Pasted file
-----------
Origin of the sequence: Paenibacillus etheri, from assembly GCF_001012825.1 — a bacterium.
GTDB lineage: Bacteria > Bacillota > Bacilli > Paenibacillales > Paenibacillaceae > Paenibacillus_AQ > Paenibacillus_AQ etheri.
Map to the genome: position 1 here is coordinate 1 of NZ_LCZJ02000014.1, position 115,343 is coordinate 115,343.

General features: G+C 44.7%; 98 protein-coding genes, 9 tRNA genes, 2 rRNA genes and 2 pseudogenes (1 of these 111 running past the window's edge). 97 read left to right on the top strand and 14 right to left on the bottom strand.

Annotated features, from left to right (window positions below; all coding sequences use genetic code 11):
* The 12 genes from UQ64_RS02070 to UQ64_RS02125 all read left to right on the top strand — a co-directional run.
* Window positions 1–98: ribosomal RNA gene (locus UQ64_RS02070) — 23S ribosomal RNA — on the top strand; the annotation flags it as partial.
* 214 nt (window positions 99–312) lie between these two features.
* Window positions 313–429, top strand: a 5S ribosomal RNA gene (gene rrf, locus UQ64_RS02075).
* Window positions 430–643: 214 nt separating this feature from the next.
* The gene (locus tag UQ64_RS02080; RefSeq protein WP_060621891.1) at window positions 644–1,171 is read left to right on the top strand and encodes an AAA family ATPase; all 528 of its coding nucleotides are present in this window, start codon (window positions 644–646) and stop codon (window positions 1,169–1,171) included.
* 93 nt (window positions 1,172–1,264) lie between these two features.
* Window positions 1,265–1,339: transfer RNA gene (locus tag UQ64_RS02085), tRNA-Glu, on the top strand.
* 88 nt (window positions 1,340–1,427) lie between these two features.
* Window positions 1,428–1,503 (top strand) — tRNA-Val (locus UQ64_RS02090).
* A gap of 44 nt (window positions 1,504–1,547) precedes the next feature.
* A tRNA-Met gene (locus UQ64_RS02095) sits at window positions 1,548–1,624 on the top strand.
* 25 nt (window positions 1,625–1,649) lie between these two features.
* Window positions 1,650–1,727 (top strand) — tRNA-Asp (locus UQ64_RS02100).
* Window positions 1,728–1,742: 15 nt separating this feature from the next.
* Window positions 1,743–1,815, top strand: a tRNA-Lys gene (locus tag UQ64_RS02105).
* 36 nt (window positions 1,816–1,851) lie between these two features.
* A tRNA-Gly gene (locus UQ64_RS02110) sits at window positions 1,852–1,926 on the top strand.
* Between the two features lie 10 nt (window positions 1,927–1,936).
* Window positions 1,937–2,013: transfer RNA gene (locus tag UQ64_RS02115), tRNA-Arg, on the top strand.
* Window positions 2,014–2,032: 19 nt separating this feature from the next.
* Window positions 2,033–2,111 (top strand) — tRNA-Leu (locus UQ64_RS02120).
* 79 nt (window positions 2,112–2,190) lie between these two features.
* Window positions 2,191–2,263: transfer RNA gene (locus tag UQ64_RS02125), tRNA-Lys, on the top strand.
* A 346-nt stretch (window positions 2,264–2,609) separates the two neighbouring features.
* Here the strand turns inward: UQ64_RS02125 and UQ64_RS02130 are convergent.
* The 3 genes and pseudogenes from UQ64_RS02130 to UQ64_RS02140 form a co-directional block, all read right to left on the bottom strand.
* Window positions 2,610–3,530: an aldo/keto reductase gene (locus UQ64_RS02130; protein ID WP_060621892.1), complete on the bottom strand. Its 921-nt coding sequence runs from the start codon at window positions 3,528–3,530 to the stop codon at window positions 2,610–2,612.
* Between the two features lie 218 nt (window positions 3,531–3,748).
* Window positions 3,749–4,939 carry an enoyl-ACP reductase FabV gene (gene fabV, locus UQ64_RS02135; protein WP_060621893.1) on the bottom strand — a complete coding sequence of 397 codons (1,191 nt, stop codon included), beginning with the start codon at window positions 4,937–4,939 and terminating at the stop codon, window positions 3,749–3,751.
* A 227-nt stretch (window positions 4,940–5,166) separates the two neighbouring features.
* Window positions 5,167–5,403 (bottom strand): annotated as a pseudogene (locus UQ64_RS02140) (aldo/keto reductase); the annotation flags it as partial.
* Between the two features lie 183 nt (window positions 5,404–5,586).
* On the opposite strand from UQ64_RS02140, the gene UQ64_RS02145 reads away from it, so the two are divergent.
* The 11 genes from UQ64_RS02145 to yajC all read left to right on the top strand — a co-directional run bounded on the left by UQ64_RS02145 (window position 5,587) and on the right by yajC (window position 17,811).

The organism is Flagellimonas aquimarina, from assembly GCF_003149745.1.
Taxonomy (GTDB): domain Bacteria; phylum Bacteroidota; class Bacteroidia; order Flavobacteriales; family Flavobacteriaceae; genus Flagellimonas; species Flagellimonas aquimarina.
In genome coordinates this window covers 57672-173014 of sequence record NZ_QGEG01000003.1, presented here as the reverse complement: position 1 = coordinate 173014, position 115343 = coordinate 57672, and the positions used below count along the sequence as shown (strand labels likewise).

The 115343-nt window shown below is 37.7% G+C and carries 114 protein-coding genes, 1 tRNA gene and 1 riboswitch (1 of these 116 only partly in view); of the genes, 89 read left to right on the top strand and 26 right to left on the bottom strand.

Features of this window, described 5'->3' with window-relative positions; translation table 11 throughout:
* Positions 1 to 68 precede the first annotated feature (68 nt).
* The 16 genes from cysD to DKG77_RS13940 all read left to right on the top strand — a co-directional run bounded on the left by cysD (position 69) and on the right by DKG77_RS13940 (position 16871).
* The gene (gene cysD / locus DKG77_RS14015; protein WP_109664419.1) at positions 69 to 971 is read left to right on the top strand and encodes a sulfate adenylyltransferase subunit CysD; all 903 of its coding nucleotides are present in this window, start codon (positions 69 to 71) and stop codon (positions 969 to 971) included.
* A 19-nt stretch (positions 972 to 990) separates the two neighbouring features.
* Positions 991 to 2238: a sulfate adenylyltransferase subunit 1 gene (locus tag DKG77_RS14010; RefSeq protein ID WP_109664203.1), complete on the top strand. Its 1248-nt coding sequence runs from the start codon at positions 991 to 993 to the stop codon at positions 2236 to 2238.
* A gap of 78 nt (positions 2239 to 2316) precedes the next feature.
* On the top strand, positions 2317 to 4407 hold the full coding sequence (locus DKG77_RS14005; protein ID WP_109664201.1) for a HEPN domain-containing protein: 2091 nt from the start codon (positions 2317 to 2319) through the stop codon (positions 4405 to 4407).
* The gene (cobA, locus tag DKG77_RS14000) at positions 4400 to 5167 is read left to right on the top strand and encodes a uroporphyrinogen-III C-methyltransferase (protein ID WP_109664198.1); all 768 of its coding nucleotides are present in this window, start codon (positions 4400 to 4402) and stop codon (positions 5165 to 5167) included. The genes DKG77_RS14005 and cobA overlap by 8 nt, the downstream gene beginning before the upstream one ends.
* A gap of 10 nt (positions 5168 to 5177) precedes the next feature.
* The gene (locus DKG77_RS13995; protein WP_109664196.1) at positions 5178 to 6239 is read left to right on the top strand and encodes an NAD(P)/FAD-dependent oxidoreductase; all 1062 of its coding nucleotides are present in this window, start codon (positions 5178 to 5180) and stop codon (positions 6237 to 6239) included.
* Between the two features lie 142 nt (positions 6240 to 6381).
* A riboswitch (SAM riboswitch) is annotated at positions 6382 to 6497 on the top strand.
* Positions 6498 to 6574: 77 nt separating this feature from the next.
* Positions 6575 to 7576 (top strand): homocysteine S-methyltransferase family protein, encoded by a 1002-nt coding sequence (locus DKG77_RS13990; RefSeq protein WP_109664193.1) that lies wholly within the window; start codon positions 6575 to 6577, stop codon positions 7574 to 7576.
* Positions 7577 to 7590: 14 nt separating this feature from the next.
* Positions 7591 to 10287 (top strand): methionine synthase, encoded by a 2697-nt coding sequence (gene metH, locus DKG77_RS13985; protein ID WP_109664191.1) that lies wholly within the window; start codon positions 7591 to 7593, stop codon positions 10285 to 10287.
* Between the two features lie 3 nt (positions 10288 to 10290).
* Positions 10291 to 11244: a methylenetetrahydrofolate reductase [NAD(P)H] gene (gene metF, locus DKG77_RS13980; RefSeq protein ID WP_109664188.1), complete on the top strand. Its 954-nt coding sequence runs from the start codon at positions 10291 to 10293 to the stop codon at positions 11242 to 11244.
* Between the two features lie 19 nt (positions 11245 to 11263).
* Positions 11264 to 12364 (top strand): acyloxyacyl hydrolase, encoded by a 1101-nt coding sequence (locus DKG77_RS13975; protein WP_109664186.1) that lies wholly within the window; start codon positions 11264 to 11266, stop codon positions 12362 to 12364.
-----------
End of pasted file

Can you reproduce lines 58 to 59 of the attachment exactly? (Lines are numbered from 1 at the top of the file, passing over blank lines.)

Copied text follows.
* Positions 6498 to 6574: 77 nt separating this feature from the next.
* Positions 6575 to 7576 (top strand): homocysteine S-methyltransferase family protein, encoded by a 1002-nt coding sequence (locus DKG77_RS13990; RefSeq protein WP_109664193.1) that lies wholly within the window; start codon positions 6575 to 6577, stop codon positions 7574 to 7576.